I spent many years doing what some comics fans could only dream of - I made a living from my hobby. I also, despite what the text you have been reading might suggest, had some good times or times when I met important people or celebrities. I could name drop with the best of them during the 1990s!
Some people I met lived up to my expectations, while others surprised me in many different ways.
In 1999, I finally met Alan Davis, despite knowing where he lived (he lived next door to my mate's brother). Having been a fan of his since coming back to comics, plus working with people who knew him, he'd been pointed out to me on a number of occasions. Davis is one of the superstar artists in the comics world with an almost universally liked style and I finally met him at the Royal & National hotel near Euston Station. He's a bit curmudgeonly to be honest; I'd heard this about him and it just didn't seem to sit with the image I had of this knight in Shining Steel Armour.
Davis worked for Corus or British Steel and I tell this story in far more detail in a later instalment, but he did a very altruistic thing when he broke into comics, he asked British Steel to give his job to one of his redundant colleagues. His managers warned him that there was probably no future in comics illustrating, but Davis felt guilty that he had two incomes when his friends and neighbours had none. I've heard this story from several people, so I've no reason to doubt its validity, but when you meet the man he's not an Affable Al.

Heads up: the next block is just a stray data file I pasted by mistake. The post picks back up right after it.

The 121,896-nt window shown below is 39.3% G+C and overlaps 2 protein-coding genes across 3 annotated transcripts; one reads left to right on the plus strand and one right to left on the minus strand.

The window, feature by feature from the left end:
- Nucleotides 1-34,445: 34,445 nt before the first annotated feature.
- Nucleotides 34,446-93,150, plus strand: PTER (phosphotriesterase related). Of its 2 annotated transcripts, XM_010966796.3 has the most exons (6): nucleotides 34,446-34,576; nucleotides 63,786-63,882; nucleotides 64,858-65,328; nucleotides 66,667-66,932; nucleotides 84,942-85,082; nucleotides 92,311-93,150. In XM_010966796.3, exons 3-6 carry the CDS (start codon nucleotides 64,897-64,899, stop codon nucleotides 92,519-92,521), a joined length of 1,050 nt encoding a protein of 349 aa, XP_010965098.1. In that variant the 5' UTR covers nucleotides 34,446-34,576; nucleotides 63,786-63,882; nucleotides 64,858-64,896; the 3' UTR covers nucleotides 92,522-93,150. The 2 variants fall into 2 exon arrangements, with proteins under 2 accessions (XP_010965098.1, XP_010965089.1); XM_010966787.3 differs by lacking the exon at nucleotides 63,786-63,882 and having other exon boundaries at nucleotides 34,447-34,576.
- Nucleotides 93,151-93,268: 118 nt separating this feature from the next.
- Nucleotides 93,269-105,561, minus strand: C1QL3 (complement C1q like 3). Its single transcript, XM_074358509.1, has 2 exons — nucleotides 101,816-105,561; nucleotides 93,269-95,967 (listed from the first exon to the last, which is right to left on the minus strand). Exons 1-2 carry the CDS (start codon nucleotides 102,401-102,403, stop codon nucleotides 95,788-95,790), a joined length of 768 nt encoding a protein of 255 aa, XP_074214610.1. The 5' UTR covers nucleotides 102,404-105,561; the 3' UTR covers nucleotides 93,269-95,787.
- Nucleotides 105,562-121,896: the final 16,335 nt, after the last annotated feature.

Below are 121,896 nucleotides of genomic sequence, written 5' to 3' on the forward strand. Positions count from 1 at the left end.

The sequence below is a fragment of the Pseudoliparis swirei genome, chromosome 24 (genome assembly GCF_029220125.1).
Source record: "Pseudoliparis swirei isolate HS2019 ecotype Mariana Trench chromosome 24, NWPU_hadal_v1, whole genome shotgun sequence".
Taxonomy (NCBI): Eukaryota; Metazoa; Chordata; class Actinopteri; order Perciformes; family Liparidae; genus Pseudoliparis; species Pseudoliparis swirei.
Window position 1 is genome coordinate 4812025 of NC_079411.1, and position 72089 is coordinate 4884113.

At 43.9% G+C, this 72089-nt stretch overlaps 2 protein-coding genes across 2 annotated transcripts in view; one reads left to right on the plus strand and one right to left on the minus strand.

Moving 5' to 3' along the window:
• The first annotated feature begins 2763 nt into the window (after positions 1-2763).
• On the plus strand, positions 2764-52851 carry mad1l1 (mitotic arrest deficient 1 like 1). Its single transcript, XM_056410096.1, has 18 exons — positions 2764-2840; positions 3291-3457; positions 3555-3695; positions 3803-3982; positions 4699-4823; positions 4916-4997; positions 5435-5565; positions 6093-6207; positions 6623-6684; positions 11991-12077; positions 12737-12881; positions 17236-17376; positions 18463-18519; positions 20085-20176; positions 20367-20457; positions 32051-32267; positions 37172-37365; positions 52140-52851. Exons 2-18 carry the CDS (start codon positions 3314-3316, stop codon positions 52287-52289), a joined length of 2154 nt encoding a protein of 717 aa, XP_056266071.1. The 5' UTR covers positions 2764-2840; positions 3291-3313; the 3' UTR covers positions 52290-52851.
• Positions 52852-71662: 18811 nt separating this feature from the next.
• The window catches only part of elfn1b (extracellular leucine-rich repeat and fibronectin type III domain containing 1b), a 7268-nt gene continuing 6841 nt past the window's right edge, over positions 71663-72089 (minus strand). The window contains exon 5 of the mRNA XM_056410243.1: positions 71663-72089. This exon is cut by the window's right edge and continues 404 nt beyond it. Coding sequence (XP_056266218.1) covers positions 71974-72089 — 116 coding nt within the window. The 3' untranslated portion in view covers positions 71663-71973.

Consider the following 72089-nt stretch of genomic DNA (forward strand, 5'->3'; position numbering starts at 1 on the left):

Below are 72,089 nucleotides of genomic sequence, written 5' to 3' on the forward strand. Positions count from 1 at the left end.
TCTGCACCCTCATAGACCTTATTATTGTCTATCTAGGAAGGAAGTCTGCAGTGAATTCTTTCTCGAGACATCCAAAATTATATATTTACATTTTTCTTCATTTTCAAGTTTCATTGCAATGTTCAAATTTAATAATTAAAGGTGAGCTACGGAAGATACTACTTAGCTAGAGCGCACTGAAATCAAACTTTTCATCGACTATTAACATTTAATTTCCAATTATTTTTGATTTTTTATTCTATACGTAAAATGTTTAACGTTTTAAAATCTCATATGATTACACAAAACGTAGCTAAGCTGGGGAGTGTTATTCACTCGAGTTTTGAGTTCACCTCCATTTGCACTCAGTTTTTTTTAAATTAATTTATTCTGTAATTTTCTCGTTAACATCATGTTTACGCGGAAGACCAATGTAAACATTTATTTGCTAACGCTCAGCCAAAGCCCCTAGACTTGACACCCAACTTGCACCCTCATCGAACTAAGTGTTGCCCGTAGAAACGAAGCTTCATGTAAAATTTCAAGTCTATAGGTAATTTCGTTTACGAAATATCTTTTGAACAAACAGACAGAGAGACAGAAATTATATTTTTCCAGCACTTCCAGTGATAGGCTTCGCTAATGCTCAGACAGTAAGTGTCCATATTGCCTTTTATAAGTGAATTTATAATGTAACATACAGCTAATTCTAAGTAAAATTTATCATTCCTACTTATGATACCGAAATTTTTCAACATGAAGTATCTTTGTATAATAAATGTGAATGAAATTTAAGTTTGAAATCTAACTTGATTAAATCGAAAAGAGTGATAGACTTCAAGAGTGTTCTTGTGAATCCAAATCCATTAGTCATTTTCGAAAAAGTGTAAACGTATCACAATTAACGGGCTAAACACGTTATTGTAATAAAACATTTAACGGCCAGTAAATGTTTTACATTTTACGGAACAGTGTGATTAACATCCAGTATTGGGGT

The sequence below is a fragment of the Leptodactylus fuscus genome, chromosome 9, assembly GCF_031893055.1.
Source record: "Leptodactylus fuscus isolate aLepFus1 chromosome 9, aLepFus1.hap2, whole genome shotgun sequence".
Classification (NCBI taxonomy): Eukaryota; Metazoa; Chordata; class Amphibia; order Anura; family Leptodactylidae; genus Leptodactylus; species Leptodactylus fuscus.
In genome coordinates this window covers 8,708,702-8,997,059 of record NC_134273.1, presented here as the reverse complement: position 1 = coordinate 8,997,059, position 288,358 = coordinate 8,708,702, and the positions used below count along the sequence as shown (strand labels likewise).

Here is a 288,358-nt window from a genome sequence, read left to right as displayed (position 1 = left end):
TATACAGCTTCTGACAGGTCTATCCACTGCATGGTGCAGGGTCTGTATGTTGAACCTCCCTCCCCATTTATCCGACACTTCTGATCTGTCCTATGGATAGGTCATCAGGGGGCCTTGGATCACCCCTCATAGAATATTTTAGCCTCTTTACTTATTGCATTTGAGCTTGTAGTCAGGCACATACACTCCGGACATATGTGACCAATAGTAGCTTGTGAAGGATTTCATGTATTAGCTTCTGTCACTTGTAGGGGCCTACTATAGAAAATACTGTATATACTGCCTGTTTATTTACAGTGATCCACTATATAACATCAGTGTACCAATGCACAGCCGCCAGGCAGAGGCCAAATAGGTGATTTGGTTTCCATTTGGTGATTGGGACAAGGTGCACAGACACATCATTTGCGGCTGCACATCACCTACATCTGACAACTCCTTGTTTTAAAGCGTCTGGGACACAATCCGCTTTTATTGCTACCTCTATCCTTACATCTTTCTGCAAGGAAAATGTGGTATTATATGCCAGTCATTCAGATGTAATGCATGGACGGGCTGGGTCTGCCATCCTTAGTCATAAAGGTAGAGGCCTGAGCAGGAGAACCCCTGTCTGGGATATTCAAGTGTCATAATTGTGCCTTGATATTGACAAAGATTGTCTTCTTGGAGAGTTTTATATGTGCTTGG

Someone else who surprised me was current hot British actor Simon Pegg, who Dez Skinn had roped into presenting the Eagle Awards, the year they came back. Pegg, famous for films and series like Big Train and Spaced, was a huge comics fan and jumped at the chance and apparently was got on the cheap, saving more pennies for Dez's coffers.
I got the job of chaperoning Pegg around the comics convention site in Bristol; making sure he had what he wanted, buying him drinks and we got on reasonably well; the problem was he was far more of a nerd than I. I found I spent a long time during the afternoon just standing around while Simon and various fans talked 2000AD and Judge Dredd. About an hour before the awards dinner, I needed a spliff and figuring Pegg had just come from the stoner comedy Spaced, he'd probably be up for a toke or three. Not on your life; the man was as straight as a die. He admitted that there was never pot on the set; no one, well all apart from one of them, didn't smoke it and he'd tried it when he was at college but it didn't agree with him. I left Simon with someone I could trust - a guy called David Wohl, who works for Top Cow (part of Image) and went and had a spliff away from the masses.